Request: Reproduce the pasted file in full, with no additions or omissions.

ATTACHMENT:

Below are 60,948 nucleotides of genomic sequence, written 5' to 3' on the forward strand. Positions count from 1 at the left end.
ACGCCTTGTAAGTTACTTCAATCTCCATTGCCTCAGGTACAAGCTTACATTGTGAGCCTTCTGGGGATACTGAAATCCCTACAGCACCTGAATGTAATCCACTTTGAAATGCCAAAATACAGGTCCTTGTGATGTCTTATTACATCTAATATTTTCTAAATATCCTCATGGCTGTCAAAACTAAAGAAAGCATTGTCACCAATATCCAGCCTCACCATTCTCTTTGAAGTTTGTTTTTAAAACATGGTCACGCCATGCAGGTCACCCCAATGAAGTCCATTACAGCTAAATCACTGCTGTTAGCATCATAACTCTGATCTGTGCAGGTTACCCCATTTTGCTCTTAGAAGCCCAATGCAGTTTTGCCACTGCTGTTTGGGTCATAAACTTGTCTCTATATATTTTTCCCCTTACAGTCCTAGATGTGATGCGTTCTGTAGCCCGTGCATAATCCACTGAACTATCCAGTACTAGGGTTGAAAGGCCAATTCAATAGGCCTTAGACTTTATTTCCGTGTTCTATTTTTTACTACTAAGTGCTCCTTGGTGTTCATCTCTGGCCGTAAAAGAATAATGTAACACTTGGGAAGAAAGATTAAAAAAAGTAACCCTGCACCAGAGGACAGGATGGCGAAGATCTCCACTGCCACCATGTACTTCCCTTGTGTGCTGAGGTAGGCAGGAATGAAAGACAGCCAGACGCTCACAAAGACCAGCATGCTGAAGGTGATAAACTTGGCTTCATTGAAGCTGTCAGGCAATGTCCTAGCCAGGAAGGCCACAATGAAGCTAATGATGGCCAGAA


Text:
Below are 60,948 nucleotides of genomic sequence, written 5' to 3' on the forward strand. Positions count from 1 at the left end.
ACGCCTTGTAAGTTACTTCAATCTCCATTGCCTCAGGTACAAGCTTACATTGTGAGCCTTCTGGGGATACTGAAATCCCTACAGCACCTGAATGTAATCCACTTTGAAATGCCAAAATACAGGTCCTTGTGATGTCTTATTACATCTAATATTTTCTAAATATCCTCATGGCTGTCAAAACTAAAGAAAGCATTGTCACCAATATCCAGCCTCACCATTCTCTTTGAAGTTTGTTTTTAAAACATGGTCACGCCATGCAGGTCACCCCAATGAAGTCCATTACAGCTAAATCACTGCTGTTAGCATCATAACTCTGATCTGTGCAGGTTACCCCATTTTGCTCTTAGAAGCCCAATGCAGTTTTGCCACTGCTGTTTGGGTCATAAACTTGTCTCTATATATTTTTCCCCTTACAGTCCTAGATGTGATGCGTTCTGTAGCCCGTGCATAATCCACTGAACTATCCAGTACTAGGGTTGAAAGGCCAATTCAATAGGCCTTAGACTTTATTTCCGTGTTCTATTTTTTACTACTAAGTGCTCCTTGGTGTTCATCTCTGGCCGTAAAAGAATAATGTAACACTTGGGAAGAAAGATTAAAAAAAGTAACCCTGCACCAGAGGACAGGATGGCGAAGATCTCCACTGCCACCATGTACTTCCCTTGTGTGCTGAGGTAGGCAGGAATGAAAGACAGCCAGACGCTCACAAAGACCAGCATGCTGAAGGTGATAAACTTGGCTTCATTGAAGCTGTCAGGCAATGTCCTAGCCAGGAAGGCCACAATGAAGCTAATGATGGCCAGAA